“You have no honor,” the assassin said.

He hissed at his attempt to rise, but he could not move from under her grasp.

“Go now and I will forget this offense.”

He spit in her face and laughed. “You are in no position forgive.”

And she felt the unmistakable cold touch of a blade to the side of her neck.

Saturday Short: The Tea House at the Crossroads, Part II

When the assassin set down her empty tea cup, she was unsurprised to see the tea mistress glaring down at her. The Path never lied, although she’d hoped it wouldn’t be that kind of day.

“Pay and go.” The tea mistress slid a small receiving tray across the table for the assassin’s coin.

The assassin pulled out a handful of coins from an inside pocket of her coat, slowly so no one did something stupid as if she was to pull her sword over rudeness alone. She’d let larger unkindness pass without retribution before and she would again. The coins clinked against the lacquer and gleamed in the late afternoon sun. Even the tea mistress could not contain her gasp at the golden glow, far too much for the poor meal and lukewarm cup of tea.

“Too much.”

The assassin shrugged. “It is what I’ve always paid here.” She stood, stretching her back like a fox before shouldering her pack.

“Peace be on your Path.” She nodded her head to the tea mistress who still hadn’t taken her eyes off the coins, enough to pay for a year’s worth of meals three times over.

“And ten-fold on yours,” the tea mistress replied.

As she slid open the door to leave, the assassin paused. “Trouble always comes in threes and I am not the first.”

The tea mistress looked up, a frown on her face that was touched with concern.

“I’d put those away if I were you and perhaps close before the moon rises. Sometimes trouble will pass by if not invited in.” Sometimes not. She set one foot over the threshold when the tea mistress called.


The assassin stopped, but did not turn around. The silence in the tea room was complete.

“Would you like another cup of tea?”

No one saw it, but the assassin smiled before she turned around. Yes, the moon and the Path were conspiring this afternoon. Someday she would be beyond such tests.

“Only a fool would turn down a cup of tea.” The assassin sat down at the table where her dishes and cup were still.

The tea mistress started as if from a trance and hurriedly whisked them away, returning with a tea pot with steam curling from its spout and a cup covered with delicate, intricate painted flowers. She poured it with an almost steady hand and opened her mouth, but said nothing before turning away.

Trouble would come, as it always did. There was nothing for doing except waiting and drinking a perfectly brewed, steaming cup of tea. And that was what the assassin did.

Saturday Short: The Tea House at the Crossroads

photograph of rock path in Japanese tea garden through a wooden gate flanked by two stone statues, one of a figure and one of a pagoda

“I don’t want any trouble.”

“Neither do I,” the assassin said studying the whorls in the tabletop before her. Her hands were folded on her lap, where the tea mistress could easily see them.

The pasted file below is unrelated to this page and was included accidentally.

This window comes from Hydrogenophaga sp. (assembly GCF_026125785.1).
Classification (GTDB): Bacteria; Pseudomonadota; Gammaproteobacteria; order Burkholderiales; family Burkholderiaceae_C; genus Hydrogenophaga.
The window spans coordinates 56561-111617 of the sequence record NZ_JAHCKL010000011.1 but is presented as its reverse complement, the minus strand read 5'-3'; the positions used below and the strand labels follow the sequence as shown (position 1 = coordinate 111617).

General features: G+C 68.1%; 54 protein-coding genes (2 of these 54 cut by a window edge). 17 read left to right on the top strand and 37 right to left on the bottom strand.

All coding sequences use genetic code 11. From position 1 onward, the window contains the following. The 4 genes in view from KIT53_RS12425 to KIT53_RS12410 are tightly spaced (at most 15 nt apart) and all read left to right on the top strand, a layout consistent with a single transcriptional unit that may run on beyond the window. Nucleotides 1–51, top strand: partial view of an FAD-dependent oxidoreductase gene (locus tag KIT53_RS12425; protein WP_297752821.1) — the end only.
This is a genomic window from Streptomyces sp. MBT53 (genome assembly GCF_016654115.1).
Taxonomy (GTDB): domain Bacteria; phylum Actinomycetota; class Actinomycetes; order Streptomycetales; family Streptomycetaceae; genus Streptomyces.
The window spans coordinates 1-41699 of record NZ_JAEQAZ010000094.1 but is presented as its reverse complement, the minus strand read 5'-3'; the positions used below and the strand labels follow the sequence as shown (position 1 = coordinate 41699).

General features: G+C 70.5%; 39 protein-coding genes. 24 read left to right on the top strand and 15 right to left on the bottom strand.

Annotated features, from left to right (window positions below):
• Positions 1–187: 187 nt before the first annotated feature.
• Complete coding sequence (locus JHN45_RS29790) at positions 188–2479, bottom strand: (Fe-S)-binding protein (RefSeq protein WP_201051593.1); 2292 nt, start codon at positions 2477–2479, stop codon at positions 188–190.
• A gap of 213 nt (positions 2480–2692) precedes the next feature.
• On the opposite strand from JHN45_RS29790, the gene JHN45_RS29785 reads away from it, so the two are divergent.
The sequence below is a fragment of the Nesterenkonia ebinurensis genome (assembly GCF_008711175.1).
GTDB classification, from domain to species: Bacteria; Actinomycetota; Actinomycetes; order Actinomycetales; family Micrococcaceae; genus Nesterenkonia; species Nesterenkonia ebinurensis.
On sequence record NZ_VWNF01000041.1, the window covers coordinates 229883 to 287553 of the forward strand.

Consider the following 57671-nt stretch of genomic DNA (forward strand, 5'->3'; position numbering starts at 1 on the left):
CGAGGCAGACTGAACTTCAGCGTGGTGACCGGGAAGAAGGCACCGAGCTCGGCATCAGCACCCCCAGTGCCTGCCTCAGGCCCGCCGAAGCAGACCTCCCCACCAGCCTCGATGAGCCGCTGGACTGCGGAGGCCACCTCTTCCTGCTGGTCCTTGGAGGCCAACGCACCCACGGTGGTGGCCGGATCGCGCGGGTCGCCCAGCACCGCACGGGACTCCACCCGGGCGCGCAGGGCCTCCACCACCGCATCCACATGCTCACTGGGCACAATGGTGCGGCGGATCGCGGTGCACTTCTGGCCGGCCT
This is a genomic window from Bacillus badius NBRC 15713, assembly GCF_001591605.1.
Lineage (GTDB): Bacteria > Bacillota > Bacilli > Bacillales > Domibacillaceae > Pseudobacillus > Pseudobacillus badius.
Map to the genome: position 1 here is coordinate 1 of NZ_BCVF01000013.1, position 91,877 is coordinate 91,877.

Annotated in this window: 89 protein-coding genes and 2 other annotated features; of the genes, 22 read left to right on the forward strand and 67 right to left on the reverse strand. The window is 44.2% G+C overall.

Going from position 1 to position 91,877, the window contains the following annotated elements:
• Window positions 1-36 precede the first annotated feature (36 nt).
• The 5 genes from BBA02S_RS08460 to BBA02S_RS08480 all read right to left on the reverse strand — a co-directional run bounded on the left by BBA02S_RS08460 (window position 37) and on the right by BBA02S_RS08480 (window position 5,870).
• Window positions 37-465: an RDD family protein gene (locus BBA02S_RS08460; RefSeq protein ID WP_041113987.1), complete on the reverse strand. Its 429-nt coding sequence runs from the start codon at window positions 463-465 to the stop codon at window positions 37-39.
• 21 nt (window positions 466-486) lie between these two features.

“The Rule at the Crossroads—”

“I know the Rule and I know your duty. Do you?”

The tea mistress’ cheeks flamed red, but not as red as the strand of hair that had escaped from the scarf covering the assassin’s head. The few other patrons in the tea house pretended not to listen, though each had edged closer to the door. They were not so foolish as to antagonize an assassin, even within the protections of the tea house. Rules had been broken before.

“Of course, I know my duty—”

“Then I would like some tea and the house special, please.”

The tea mistress huffed away, muttering under her breath as the assassin feigned indifference to everyone in the room. Service had been more professional the last time she had been here, but that had been a long time ago. Before there was a touch of snow in her hair, before she had a scar that could only be seen in the moonlight.

She truly didn’t want any trouble. But with the north wind might want to blow trouble her way with the darkening of the Path in the doorway. Her tea and meal arrived without another word from the tea mistress. The assassin ate her meal without haste, but also without pause. It was better to have a full stomach when trouble came than not.

Creating in 2019

Happy 2019! Yes, I know I’m very belated in writing that, but it’s been a bit of a year around here already. The hands you see in the photo below have kept me properly busy from the end of last year and into this year. Writing has slowed to the pace that my brain functions at after only an hour or two of contiguous sleep and calligraphy practice has only started back up within the last month.

photography of baby hands being held by an adult hand

Be that as it may, I’m excited about 2019 all around and energized to create, even in small bursts and more slowly than I might have in years past.

So expect Saturday Shorts to reappear soon as well as more musings about writing and creating, along with some examples of my calligraphy practice (although I mostly post my calligraphy to Twitter (@dthormoto), so feel free to follow along there, too).

I hope 2019 has been kind to you so far, your muse is being have (aka behaving), and you are feeling the creative burst of energy that spring so often brings. Thanks for reading and I’ll be writing again soon.

Saturday Short: Hearts and Minds

photograph of a glass heart on a wood table

“Heart” by seyed mostafa zamani on Flickr (CC-BY)

“No one believes that anymore. Not even my grannie believes that.” Robyn crossed her arms over her chest and flopped back in her chair as if that settled the argument.

Miss Everlee was used to such outbursts from Robyn and the other children by now. It was only two months into the new year and she was already counting down until the harvest, when her appointment would be over. Her sanity was worth more than her salary; she had done the calculation as she stared at the crack in her bedroom ceiling this morning before hauling herself up and out into the darkness to make it to the schoolhouse in time.